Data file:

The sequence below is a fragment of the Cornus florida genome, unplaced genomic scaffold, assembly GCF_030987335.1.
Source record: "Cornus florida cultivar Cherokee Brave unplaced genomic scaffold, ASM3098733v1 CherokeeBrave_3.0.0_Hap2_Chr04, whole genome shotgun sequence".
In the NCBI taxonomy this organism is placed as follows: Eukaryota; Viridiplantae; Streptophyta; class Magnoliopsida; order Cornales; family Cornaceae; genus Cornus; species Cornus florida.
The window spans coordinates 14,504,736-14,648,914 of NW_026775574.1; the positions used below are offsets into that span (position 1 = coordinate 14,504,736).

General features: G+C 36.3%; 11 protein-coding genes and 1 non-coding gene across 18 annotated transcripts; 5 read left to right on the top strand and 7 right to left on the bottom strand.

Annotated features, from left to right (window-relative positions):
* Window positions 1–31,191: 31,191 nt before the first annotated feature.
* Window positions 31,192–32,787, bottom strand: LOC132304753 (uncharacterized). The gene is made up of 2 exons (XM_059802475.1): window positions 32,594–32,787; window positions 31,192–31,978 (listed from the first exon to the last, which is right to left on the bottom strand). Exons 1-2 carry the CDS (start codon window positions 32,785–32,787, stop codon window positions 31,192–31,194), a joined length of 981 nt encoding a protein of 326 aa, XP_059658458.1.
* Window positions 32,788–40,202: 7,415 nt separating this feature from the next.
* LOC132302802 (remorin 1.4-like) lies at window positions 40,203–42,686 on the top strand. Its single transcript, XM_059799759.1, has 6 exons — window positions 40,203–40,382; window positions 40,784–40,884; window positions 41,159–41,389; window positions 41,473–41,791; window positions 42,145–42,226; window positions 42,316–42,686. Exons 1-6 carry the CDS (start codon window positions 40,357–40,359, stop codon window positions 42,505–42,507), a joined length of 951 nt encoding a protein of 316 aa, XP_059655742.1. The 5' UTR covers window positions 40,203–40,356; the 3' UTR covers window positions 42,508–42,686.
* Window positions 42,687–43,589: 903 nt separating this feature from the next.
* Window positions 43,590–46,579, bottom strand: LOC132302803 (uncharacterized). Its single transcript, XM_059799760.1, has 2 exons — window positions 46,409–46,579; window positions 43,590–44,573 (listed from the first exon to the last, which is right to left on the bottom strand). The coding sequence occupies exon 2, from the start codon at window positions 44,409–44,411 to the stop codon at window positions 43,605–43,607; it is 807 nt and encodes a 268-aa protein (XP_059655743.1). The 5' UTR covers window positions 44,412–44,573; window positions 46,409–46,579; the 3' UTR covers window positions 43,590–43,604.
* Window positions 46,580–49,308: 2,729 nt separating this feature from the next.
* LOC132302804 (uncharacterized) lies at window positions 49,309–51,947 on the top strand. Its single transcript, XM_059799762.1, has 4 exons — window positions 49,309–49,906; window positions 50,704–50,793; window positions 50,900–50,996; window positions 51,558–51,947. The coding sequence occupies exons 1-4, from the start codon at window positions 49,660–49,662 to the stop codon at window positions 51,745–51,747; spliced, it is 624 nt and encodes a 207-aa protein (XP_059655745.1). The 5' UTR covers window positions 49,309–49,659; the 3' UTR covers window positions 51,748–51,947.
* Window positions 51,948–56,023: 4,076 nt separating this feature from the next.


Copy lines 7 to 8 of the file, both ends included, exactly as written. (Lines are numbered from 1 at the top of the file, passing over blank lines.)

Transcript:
* Window positions 1–31,191: 31,191 nt before the first annotated feature.
* Window positions 31,192–32,787, bottom strand: LOC132304753 (uncharacterized). The gene is made up of 2 exons (XM_059802475.1): window positions 32,594–32,787; window positions 31,192–31,978 (listed from the first exon to the last, which is right to left on the bottom strand). Exons 1-2 carry the CDS (start codon window positions 32,785–32,787, stop codon window positions 31,192–31,194), a joined length of 981 nt encoding a protein of 326 aa, XP_059658458.1.